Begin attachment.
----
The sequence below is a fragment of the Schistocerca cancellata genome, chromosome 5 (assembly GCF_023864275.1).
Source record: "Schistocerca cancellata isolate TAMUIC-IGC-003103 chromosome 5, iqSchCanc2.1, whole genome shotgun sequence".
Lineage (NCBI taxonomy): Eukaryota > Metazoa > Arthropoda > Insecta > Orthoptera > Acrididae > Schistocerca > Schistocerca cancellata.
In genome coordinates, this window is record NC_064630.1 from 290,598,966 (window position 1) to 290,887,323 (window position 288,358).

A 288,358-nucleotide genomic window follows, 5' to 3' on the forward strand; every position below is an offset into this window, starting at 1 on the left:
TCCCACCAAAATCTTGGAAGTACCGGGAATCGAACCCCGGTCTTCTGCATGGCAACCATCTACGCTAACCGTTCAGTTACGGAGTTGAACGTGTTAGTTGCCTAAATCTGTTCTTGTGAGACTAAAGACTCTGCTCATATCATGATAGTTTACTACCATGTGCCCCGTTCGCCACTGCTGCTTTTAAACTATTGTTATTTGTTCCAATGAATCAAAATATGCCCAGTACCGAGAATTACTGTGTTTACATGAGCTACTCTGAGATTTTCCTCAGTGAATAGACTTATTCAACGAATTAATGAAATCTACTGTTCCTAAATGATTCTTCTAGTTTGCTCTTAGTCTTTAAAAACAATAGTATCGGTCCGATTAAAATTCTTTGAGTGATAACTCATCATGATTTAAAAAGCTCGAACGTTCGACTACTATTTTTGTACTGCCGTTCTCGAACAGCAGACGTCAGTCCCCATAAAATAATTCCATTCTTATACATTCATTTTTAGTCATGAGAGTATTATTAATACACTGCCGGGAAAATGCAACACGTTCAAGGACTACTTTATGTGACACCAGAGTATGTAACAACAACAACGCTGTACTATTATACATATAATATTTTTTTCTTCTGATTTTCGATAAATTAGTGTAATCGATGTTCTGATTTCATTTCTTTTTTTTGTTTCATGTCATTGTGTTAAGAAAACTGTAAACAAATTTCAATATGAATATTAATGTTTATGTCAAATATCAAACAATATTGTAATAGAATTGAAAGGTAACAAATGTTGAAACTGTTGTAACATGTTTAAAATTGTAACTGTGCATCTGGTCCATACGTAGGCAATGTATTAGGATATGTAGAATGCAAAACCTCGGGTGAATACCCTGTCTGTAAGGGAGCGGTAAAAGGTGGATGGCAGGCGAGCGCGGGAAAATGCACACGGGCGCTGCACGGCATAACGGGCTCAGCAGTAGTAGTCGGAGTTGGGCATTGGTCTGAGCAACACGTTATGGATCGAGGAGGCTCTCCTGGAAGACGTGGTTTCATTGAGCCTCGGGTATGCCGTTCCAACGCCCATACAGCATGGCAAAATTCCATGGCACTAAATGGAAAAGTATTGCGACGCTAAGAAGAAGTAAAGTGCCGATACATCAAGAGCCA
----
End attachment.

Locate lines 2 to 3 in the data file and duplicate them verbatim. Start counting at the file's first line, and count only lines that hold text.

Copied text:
Source record: "Schistocerca cancellata isolate TAMUIC-IGC-003103 chromosome 5, iqSchCanc2.1, whole genome shotgun sequence".
Lineage (NCBI taxonomy): Eukaryota > Metazoa > Arthropoda > Insecta > Orthoptera > Acrididae > Schistocerca > Schistocerca cancellata.